American Tract Society Bible Dictionary
A Roman governor of Judea; originally a slave, but manumitted and promoted by Claudius Caesar, from whom he received the name of Claudius. He is described by the historian Tacitus as cruel, licentious, and base. In Judea he married Drusilla, sister of the younger Agrippa, having enticed her from her second husband Azizus. Paul having been sent by Lysias to Caesarea, then the seat of government, Felix gave him an audience, and was convinced of his innocence. Nevertheless he kept him a prisoner, though with many alleviation's, in hopes that his friends would purchase his liberty by a heavy bribe. Meanwhile his wife Drusilla, who was a Jewess, desired to hear Paul explain the new religion; and the apostle being summoned before them, discoursed with his usual boldness on justice, chastity, and the final judgment. Felix trembled, but hastily remanded Paul to confinement, and stifled his convictions-a melancholy instance of the power of lust and the danger of delay. Two years after, A. D. 60, he was recalled to Rome; and left Paul in prison, in order to appease the Jews. He was brought to trial, however, for maladministration, found guilty, and barely escaped death through the intercession of his brother Pallas, another royal favorite, Acts 23:26; 24:1-27 .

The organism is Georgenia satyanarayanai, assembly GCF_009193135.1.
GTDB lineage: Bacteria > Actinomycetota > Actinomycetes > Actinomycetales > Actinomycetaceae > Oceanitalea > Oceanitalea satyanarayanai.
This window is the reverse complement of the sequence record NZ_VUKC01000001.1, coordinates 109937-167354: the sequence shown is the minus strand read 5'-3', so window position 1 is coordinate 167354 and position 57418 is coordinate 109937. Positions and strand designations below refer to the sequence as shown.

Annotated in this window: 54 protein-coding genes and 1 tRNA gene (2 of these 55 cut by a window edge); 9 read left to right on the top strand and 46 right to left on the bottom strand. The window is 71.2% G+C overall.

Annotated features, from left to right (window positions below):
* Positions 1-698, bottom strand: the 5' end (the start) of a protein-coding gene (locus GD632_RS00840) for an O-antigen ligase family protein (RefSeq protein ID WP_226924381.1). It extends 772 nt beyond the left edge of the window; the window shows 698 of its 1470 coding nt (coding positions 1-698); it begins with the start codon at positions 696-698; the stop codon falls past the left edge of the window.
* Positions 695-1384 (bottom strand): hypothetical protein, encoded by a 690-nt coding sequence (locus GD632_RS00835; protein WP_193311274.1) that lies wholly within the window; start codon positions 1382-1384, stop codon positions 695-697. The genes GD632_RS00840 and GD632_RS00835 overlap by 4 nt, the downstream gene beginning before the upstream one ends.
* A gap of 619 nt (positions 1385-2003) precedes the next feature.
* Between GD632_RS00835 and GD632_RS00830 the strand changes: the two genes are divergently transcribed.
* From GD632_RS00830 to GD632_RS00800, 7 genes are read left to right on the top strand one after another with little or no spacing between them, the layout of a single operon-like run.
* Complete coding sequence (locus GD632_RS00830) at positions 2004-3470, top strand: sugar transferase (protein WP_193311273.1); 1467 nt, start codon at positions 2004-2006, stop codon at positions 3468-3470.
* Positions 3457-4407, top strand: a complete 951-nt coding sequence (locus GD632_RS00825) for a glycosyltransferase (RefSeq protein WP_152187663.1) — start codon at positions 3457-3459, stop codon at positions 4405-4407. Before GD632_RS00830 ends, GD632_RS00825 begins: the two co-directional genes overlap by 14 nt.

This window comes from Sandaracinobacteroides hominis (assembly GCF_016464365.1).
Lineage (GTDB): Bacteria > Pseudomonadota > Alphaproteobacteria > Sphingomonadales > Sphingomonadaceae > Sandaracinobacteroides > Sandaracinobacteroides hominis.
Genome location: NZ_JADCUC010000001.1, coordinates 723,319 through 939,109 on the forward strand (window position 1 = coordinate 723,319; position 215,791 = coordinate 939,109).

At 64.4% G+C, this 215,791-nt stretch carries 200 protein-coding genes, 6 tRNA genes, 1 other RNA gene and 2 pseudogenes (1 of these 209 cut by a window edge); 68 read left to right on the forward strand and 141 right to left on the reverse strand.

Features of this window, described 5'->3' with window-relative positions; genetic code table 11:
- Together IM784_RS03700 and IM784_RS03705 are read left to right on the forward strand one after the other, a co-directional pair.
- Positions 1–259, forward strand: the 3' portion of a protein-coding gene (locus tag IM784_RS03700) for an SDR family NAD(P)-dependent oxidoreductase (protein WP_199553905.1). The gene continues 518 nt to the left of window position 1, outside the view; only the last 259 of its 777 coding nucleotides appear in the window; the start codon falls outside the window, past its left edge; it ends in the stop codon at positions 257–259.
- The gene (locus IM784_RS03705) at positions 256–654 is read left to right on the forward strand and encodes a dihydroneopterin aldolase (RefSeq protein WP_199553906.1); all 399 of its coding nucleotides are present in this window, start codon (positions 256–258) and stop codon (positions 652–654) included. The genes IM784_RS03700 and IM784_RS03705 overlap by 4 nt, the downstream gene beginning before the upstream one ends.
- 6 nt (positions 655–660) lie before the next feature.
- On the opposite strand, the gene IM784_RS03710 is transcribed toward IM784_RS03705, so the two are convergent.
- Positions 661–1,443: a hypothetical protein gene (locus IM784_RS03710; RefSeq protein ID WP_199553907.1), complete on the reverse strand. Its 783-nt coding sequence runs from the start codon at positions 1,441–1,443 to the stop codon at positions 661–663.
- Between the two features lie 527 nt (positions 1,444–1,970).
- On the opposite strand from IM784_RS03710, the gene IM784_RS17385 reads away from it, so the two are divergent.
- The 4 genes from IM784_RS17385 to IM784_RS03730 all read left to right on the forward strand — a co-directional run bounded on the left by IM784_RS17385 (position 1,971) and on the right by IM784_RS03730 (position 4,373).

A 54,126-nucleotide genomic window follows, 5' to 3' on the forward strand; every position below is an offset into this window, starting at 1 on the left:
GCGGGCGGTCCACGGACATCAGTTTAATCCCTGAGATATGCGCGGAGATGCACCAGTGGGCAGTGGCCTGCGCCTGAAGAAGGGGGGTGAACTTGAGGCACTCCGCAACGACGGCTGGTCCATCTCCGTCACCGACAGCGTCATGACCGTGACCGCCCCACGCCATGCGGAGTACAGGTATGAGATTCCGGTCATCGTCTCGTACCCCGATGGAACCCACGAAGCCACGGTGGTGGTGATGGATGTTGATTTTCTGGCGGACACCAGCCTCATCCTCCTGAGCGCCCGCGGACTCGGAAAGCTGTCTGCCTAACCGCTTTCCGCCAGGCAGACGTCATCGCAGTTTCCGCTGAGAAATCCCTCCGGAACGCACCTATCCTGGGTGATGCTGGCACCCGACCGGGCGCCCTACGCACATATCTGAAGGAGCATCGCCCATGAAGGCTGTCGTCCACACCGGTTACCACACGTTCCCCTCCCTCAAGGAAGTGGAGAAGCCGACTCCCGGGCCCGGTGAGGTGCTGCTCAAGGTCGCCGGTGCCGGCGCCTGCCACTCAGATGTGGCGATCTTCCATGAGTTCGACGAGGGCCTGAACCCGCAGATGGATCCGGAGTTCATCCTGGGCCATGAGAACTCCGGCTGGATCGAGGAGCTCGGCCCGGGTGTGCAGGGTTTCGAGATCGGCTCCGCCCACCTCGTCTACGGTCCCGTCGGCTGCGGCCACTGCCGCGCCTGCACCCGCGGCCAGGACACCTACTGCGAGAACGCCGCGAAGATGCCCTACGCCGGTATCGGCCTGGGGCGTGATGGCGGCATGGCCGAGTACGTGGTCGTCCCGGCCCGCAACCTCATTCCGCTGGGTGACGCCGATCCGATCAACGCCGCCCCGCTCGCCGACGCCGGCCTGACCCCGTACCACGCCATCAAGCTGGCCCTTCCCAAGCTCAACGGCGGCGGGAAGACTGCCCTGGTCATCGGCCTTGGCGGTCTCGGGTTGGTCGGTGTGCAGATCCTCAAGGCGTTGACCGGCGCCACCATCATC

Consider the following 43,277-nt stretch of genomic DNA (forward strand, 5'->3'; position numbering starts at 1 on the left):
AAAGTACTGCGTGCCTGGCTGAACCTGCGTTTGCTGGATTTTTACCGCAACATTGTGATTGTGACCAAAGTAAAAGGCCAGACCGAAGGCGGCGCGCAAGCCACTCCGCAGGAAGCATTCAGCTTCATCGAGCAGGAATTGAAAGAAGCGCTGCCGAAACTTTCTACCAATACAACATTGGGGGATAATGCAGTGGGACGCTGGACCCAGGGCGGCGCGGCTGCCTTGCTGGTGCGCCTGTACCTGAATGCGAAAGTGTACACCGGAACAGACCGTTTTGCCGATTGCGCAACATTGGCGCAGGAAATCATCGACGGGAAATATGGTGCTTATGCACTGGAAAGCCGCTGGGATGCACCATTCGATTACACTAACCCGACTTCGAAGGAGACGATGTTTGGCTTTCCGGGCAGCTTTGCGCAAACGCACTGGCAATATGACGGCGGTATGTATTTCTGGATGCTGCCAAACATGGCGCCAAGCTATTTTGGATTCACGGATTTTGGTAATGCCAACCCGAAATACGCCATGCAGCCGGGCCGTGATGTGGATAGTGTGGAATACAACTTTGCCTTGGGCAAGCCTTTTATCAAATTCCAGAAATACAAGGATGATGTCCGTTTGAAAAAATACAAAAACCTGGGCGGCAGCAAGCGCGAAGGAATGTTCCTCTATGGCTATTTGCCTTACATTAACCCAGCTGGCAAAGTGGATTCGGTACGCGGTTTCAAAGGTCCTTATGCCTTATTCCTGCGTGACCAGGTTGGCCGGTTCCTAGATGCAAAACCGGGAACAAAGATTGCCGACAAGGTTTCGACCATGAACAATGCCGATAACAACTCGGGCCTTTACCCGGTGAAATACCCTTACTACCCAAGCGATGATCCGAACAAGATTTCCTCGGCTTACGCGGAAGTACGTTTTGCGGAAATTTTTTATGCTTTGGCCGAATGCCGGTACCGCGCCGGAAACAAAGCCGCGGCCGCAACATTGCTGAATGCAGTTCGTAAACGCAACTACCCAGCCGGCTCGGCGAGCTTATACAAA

These files are public domain and are a derivative of the topics are from American Tract Society Bible Dictionary published in 1859.
Rand, W. W. Entry for 'Felix'. American Tract Society Bible Dictionary. https://www.studylight.org/dictionaries/eng/ats/f/felix.html. 1859.